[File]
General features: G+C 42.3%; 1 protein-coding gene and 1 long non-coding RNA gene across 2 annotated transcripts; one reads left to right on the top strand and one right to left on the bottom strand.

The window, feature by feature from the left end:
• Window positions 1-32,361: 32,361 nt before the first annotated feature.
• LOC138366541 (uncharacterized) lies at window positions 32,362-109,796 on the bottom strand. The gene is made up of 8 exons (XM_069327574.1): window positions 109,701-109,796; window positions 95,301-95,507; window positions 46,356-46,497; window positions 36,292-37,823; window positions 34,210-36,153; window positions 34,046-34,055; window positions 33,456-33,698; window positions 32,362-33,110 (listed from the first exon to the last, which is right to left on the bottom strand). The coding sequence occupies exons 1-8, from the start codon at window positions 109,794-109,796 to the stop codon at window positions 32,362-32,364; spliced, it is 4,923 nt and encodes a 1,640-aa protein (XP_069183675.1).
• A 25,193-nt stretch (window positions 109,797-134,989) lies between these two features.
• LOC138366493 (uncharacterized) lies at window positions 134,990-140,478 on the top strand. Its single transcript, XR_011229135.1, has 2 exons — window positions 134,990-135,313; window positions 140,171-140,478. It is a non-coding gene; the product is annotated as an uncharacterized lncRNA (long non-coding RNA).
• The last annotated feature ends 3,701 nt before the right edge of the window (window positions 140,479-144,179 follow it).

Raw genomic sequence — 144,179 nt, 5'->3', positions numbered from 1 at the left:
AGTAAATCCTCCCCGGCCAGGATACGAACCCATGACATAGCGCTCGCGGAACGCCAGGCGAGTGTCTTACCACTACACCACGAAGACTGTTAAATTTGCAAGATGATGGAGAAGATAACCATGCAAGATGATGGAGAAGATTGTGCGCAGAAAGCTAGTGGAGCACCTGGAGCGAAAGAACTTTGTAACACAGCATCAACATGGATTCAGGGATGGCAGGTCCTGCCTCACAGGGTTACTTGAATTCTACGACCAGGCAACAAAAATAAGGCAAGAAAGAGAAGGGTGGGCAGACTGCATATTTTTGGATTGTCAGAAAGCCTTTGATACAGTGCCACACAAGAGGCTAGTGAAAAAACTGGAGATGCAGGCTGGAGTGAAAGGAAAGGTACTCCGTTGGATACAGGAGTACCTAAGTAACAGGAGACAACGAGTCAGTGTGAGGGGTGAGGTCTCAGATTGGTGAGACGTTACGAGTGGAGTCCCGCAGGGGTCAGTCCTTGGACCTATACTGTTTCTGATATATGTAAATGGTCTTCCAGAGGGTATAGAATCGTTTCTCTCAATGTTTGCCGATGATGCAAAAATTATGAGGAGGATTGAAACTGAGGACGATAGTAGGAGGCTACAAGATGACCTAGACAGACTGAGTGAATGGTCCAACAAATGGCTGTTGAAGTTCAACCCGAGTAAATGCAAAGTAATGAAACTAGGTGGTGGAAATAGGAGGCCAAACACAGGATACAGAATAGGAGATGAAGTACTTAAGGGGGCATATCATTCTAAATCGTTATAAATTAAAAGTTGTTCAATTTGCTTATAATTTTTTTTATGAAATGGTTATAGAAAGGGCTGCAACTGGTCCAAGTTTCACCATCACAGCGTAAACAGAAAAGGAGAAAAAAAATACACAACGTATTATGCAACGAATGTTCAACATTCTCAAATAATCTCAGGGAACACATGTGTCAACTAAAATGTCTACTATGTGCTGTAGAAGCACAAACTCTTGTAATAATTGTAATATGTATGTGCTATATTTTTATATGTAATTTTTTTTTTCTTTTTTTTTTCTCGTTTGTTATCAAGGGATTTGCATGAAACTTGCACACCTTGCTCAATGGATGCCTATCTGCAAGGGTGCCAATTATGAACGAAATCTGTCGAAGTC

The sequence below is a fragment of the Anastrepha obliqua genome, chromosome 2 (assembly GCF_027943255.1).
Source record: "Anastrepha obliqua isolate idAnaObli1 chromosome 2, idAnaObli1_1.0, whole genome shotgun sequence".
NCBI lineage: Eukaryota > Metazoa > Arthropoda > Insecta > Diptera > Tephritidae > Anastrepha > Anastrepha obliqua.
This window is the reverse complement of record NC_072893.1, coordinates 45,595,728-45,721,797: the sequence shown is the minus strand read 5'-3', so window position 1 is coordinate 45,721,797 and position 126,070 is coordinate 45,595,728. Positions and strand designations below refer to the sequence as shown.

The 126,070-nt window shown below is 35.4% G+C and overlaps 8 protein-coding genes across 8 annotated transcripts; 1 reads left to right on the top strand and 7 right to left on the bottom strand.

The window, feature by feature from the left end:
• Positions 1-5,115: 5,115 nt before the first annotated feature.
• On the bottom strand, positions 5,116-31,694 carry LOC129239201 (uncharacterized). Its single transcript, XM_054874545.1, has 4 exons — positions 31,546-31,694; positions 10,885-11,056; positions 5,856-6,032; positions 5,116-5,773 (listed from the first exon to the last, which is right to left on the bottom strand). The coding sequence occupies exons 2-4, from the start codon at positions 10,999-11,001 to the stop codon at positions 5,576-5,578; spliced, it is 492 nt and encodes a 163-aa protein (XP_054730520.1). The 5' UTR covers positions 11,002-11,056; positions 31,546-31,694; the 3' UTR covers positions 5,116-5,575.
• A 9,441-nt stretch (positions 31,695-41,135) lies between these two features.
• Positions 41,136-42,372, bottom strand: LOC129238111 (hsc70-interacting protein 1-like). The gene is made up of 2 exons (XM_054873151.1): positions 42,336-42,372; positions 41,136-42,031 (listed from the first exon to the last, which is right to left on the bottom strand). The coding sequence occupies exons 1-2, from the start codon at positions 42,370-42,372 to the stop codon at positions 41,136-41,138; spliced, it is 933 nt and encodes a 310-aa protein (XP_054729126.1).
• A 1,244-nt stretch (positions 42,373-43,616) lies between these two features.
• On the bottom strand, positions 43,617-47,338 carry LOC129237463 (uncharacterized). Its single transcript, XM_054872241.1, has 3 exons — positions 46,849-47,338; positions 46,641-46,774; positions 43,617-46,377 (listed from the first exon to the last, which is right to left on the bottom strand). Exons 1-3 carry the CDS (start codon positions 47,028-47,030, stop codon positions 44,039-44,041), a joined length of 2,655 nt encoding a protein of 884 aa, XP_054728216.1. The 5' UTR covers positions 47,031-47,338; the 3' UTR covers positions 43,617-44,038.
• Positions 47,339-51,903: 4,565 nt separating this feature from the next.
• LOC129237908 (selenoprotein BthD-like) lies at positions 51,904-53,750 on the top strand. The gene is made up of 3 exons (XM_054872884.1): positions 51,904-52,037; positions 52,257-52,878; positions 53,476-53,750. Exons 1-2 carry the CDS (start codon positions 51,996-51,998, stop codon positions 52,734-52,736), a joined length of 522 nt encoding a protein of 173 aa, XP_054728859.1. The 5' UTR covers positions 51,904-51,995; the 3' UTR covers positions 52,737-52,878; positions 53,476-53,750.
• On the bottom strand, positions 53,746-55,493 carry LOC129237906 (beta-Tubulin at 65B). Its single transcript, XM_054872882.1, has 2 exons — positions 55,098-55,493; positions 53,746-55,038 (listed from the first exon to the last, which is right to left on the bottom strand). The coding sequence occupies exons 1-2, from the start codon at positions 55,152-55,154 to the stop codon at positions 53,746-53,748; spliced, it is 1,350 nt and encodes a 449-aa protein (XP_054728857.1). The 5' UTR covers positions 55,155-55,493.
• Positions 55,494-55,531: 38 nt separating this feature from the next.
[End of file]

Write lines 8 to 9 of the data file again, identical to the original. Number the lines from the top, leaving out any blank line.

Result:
Raw genomic sequence — 144,179 nt, 5'->3', positions numbered from 1 at the left:
AGTAAATCCTCCCCGGCCAGGATACGAACCCATGACATAGCGCTCGCGGAACGCCAGGCGAGTGTCTTACCACTACACCACGAAGACTGTTAAATTTGCAAGATGATGGAGAAGATAACCATGCAAGATGATGGAGAAGATTGTGCGCAGAAAGCTAGTGGAGCACCTGGAGCGAAAGAACTTTGTAACACAGCATCAACATGGATTCAGGGATGGCAGGTCCTGCCTCACAGGGTTACTTGAATTCTACGACCAGGCAACAAAAATAAGGCAAGAAAGAGAAGGGTGGGCAGACTGCATATTTTTGGATTGTCAGAAAGCCTTTGATACAGTGCCACACAAGAGGCTAGTGAAAAAACTGGAGATGCAGGCTGGAGTGAAAGGAAAGGTACTCCGTTGGATACAGGAGTACCTAAGTAACAGGAGACAACGAGTCAGTGTGAGGGGTGAGGTCTCAGATTGGTGAGACGTTACGAGTGGAGTCCCGCAGGGGTCAGTCCTTGGACCTATACTGTTTCTGATATATGTAAATGGTCTTCCAGAGGGTATAGAATCGTTTCTCTCAATGTTTGCCGATGATGCAAAAATTATGAGGAGGATTGAAACTGAGGACGATAGTAGGAGGCTACAAGATGACCTAGACAGACTGAGTGAATGGTCCAACAAATGGCTGTTGAAGTTCAACCCGAGTAAATGCAAAGTAATGAAACTAGGTGGTGGAAATAGGAGGCCAAACACAGGATACAGAATAGGAGATGAAGTACTTAAGGGGGCATATCATTCTAAATCGTTATAAATTAAAAGTTGTTCAATTTGCTTATAATTTTTTTTATGAAATGGTTATAGAAAGGGCTGCAACTGGTCCAAGTTTCACCATCACAGCGTAAACAGAAAAGGAGAAAAAAAATACACAACGTATTATGCAACGAATGTTCAACATTCTCAAATAATCTCAGGGAACACATGTGTCAACTAAAATGTCTACTATGTGCTGTAGAAGCACAAACTCTTGTAATAATTGTAATATGTATGTGCTATATTTTTATATGTAATTTTTTTTTTCTTTTTTTTTTCTCGTTTGTTATCAAGGGATTTGCATGAAACTTGCACACCTTGCTCAATGGATGCCTATCTGCAAGGGTGCCAATTATGAACGAAATCTGTCGAAGTC